The FAMAS is an assault rifle that rapid-fires an array of up 25 bullets wherever you’re aiming. That’s more than enough to kill any guard in the game. Snake auto-aims the FAMAS to the closest target, and you can hold X to move & shoot. The PSG1 is a sniper rifle and one of two weapons you can aim with in first-person view. Equipping the weapon immediately makes Snake go prone. Pressing Square fires at whatever’s in your sight. Aiming feels slow and stiff at first, but quickly speeds up with motion. Precision is especially important since Snake’s hands naturally shake while holding the PSG1. Your scope wobbles back and forth, so you need to maintain a steady aim and have an idea of where you want to shoot before you shoot. You can stabilize Snake’s shaky aim by either taking Diazepam or smoking a Cigarette.
The Stinger is a first-person rocket launcher with a lock-on function that can reliably take out targets from afar. Unlike the PSG1, Snake’s hands don’t shake while aiming the Stinger. While the lock-on function is handy, it’s not necessary if you have good aim and you can fire rockets at will by pressing Square. The Nikita is a remote-controlled rocket launcher whose trajectory you control with the D-Pad. Pressing Square fires the rocket while holding down Triangle allows you to move the missile in first-person view after it’s been fired. The Nikita missile speeds up if left untouched for long enough, but it’ll also explode prematurely if you keep it in mid-air too long.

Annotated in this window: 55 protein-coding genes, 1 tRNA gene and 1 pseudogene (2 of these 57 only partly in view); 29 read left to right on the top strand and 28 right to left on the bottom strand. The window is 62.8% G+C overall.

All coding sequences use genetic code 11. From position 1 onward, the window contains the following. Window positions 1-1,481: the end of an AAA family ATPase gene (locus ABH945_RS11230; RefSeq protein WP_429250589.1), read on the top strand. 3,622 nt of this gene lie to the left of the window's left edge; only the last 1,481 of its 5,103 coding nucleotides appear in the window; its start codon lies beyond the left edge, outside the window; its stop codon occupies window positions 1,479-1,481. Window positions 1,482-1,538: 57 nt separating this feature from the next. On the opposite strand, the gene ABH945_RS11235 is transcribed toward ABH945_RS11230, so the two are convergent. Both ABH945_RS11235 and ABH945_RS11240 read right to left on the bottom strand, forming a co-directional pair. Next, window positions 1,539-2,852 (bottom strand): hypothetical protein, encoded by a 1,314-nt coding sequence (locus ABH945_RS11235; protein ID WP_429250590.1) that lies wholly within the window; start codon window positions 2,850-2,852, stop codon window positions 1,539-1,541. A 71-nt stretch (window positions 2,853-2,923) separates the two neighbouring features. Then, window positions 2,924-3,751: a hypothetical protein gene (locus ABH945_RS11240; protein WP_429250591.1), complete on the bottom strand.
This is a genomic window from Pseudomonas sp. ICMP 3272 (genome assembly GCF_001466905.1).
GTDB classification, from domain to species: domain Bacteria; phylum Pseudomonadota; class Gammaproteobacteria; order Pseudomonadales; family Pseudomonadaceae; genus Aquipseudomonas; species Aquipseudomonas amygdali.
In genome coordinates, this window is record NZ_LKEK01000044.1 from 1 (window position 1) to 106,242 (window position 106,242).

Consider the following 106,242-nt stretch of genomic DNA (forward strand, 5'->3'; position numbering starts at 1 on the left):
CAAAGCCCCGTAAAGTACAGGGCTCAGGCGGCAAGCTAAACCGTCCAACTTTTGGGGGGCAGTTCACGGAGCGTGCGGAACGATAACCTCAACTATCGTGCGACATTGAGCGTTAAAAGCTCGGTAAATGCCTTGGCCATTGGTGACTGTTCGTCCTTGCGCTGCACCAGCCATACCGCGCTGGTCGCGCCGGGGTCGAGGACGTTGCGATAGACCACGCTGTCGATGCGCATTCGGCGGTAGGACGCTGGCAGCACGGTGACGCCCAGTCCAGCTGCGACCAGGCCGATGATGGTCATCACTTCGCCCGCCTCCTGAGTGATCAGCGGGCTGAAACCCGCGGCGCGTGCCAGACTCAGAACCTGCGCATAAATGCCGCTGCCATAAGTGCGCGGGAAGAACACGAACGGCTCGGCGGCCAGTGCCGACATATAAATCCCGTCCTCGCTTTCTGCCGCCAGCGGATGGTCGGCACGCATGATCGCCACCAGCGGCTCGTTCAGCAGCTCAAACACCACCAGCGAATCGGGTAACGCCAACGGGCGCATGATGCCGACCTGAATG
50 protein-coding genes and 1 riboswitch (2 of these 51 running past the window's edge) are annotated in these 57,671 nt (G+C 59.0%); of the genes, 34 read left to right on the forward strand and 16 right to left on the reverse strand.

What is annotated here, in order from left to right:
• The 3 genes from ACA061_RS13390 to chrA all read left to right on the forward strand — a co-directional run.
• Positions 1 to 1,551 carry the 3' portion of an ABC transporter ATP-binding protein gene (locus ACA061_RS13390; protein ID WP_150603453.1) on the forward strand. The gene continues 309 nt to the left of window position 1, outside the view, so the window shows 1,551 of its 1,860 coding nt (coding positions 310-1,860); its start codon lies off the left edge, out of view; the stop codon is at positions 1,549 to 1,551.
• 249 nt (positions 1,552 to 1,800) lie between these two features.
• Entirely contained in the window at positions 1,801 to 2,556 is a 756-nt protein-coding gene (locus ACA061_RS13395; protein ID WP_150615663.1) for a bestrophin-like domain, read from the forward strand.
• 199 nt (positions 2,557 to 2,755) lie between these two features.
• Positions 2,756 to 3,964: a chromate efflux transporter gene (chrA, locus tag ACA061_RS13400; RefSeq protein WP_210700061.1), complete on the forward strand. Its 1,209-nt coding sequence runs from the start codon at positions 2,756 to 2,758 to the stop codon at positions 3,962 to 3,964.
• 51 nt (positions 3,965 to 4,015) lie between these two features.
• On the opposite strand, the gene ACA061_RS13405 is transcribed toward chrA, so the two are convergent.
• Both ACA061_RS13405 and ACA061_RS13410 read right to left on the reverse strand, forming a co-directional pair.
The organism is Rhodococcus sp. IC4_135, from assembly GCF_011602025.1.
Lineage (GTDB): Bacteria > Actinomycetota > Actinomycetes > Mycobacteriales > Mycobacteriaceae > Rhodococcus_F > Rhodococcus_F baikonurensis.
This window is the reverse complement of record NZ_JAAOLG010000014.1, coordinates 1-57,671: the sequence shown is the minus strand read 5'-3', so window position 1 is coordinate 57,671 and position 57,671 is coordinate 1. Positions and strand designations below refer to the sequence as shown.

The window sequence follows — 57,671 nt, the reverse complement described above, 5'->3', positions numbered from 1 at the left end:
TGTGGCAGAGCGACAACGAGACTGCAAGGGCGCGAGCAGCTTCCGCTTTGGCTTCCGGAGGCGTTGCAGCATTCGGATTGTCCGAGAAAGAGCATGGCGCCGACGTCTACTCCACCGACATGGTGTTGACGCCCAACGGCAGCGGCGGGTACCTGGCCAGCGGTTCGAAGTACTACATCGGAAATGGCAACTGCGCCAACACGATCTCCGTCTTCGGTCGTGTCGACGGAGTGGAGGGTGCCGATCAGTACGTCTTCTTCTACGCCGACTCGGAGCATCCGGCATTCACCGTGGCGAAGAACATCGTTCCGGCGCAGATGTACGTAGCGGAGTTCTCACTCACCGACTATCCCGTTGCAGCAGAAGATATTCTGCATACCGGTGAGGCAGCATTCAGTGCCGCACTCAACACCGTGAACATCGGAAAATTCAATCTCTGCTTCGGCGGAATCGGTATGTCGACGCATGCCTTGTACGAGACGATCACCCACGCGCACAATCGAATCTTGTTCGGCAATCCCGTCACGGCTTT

Rounding out Snake’s firearms are his many explosives. C4 can be planted anywhere on the floor or walls with Square and detonated with Circle. You can plant multiple C4s at once, but they detonate in the order they were planted in. Claymores are planted where you stand by pressing Square and detonate as soon as their blast radius is stepped over. Crawling lets you pick up Claymores and traverse them without triggering detonation, and their danger zones are displayed on your mini-map when the Mine Detector is equipped. Grenades are thrown in whatever direction Snake is facing by pressing Square. Holding Square pulls the pin and allows you to toss the Grenade right when it’s about to explode, giving you some control over the blast radius.